By SpermCenter - Posted on September 9th, 2009
Wed, 2009-09-09 18:26 | SpermCenter
How do I know the sperm is safe? By reading the fine print and asking the right questions.
NOTE: This page is intended as an informational guide, not a definitive reference. When selecting a sperm bank, always consult with your physician to ensure the screening performed is appropriate for your medical situation. Please read our disclaimer.
You can use the information on this page as a source for questions to ask your doctor or sperm bank. A good rule of thumb is: never assume anything. Always ask the sperm bank to provide a written explanation of all screening and medical tests performed. If you're not sure, ask!
All sperm banks make their donors undergo a complex screening process to reduce the risk of disease. While each sperm bank differs in the kinds of tests it performs, all the banks test for major diseases such as HIV/AIDS and other sexually transmitted diseases.
This usually includes a six month quarantine or waiting period during which the sperm is set aside so the test can be performed again later (it can take up to six months for HIV to appear). Some banks periodically re-test their donors at regular intervals.
Types of Screening
Initial donor screening typically includes a physical exam, age selection (for example, donors are typically between 18 and 35), staff interviews, psychological profile and so on. Some banks require donors to be attending college; some have special programs recruiting donors with advanced degrees.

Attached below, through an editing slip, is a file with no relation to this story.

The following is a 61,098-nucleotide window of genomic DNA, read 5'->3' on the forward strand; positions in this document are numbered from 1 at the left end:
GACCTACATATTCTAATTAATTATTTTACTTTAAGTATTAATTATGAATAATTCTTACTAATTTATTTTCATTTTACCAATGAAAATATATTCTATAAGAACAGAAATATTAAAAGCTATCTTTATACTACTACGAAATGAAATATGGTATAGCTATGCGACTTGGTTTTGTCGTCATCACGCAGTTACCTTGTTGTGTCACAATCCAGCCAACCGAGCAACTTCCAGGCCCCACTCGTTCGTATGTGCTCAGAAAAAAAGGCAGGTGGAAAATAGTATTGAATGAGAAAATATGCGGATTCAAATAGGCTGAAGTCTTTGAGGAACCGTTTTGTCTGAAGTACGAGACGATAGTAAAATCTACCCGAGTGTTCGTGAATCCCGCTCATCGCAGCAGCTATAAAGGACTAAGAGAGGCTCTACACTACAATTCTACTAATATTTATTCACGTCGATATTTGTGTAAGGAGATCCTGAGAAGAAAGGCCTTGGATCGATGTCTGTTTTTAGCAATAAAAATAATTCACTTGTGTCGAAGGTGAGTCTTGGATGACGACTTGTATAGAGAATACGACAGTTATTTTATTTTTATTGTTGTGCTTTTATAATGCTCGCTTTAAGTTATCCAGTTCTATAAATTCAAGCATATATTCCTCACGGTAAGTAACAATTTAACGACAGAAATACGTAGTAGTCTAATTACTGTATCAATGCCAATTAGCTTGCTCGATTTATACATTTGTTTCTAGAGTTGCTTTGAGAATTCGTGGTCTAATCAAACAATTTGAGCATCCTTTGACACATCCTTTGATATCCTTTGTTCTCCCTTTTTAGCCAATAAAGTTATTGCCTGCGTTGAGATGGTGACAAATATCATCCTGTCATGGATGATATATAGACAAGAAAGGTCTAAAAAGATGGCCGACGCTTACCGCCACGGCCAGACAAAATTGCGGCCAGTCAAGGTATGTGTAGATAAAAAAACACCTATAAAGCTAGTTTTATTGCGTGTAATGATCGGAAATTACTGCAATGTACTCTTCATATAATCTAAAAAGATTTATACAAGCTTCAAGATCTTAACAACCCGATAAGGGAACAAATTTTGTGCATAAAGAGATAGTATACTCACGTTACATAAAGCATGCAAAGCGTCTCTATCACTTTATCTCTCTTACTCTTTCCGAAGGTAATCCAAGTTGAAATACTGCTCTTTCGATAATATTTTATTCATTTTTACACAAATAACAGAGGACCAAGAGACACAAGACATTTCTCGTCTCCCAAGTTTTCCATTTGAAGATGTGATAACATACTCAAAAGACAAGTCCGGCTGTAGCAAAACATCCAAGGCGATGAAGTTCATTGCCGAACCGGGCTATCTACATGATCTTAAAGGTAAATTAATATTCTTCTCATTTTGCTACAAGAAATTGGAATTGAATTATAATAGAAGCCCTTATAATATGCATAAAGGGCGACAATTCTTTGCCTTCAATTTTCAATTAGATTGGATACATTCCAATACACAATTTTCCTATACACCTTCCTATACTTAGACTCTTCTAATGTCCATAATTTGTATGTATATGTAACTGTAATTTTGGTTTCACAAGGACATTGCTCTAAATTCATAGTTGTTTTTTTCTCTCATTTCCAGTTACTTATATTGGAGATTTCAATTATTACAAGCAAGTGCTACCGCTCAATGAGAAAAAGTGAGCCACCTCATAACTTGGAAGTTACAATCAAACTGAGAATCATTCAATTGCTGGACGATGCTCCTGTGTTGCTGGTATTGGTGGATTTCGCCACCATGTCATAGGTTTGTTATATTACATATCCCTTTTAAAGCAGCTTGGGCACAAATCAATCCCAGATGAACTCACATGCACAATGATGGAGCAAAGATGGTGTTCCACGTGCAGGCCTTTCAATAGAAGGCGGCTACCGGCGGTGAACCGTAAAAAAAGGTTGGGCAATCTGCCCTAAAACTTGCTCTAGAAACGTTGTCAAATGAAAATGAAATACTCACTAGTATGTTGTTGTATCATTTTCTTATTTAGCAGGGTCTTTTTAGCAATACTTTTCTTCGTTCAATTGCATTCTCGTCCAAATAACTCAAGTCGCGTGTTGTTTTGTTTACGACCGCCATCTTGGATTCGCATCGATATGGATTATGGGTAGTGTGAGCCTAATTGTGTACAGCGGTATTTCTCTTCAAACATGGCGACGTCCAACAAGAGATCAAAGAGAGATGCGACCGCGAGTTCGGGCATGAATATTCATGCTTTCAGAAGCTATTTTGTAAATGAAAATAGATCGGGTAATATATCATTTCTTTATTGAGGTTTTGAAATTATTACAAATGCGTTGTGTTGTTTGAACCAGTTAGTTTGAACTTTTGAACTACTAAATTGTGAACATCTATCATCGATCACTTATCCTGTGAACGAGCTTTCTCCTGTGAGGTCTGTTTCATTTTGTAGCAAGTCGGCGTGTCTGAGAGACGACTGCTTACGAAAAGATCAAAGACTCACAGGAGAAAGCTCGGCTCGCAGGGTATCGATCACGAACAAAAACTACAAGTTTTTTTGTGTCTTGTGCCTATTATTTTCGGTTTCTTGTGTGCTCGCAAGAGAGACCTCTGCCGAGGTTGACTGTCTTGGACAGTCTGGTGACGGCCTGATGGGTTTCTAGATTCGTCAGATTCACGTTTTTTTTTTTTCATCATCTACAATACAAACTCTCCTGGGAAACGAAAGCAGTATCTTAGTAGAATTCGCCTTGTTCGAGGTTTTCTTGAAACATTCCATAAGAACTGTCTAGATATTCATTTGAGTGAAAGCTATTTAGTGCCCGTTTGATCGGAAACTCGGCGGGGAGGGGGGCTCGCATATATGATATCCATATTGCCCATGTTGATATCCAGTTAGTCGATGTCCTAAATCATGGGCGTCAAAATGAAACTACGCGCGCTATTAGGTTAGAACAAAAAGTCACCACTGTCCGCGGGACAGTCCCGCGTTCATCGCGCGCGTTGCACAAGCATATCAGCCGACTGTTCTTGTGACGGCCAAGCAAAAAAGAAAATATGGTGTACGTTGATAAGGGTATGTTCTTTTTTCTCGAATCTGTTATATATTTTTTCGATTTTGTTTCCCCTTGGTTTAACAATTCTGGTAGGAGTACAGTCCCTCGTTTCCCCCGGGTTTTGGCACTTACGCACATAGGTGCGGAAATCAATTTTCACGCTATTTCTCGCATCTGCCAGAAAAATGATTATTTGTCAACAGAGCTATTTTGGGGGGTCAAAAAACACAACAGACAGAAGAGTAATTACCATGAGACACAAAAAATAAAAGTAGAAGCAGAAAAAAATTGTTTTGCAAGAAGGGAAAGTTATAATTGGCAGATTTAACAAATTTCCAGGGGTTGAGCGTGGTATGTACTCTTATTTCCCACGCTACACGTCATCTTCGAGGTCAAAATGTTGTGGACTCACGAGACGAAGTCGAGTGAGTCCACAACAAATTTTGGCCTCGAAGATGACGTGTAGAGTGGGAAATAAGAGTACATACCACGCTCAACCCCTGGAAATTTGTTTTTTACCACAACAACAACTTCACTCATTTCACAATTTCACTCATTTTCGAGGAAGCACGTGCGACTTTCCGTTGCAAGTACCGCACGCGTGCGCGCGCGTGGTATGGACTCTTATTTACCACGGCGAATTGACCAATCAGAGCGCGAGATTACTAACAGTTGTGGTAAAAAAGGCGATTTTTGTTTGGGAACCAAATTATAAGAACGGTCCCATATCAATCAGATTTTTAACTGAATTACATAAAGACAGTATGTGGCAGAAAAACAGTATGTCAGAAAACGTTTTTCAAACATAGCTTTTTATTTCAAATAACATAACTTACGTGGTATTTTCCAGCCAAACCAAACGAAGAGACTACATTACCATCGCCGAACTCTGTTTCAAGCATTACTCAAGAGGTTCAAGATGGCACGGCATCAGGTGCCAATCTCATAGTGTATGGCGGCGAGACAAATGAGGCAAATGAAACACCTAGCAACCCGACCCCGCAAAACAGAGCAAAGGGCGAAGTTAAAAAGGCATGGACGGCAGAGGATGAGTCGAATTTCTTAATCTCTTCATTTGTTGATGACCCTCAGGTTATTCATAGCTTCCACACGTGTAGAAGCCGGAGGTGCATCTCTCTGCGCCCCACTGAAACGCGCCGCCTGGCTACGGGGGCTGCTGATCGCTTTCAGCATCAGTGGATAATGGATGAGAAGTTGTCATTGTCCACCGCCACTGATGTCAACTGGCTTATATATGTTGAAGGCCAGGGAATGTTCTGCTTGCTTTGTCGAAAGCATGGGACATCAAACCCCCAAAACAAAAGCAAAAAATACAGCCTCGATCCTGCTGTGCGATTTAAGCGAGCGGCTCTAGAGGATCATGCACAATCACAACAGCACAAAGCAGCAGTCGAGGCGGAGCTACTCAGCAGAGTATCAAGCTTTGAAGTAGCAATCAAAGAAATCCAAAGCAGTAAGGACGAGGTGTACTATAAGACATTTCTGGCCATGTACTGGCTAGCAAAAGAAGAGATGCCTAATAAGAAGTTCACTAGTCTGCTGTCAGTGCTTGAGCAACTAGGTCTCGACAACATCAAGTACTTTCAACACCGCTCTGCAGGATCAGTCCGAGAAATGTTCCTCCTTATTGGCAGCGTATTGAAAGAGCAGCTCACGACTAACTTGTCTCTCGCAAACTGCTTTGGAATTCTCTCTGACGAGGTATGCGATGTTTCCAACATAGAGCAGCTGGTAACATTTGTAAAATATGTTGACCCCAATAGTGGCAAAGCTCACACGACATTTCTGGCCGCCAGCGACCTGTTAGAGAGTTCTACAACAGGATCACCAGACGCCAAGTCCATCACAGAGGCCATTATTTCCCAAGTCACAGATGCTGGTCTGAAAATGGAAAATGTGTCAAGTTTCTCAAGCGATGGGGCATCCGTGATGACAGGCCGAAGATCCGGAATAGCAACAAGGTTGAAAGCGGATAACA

Many banks check for undesirable behavior such as excessive drinking or smoking, or behavior considered high risk for sexually transmitted diseases. A typical sperm bank might accept fewer than ten percent of applicants, some even fewer.
Disease testing to minimize the risk that the sperm carries potentially harmful diseases such as HIV/AIDS, syphilis or hepatitis.
These tests can range from simple cell cultures (eg, for Herpes or Chlamydia), to elaborate chromosome testing for genetic diseases such as cystic fibrosis. Many sperm banks test for race-specific diseases where appropriate.
For example, sickle-cell anemia can affect people of African descent, so black donors are usually tested for it. Tay-Sachs is a disease that can affect people of Jewish or French Canadian descent.
Quality testing to measure the sperm's viability typically includes measuring the number of sperm cells (sperm count) and their motility, or how active the cells are. The more active the sperm, the more likely it is to fertilize an egg.
Because the list of diseases and tests that sperm banks perform is long, complex and continually changing as they improve their services, we at SpermCenter.com do not attempt to list every test performed by every sperm bank.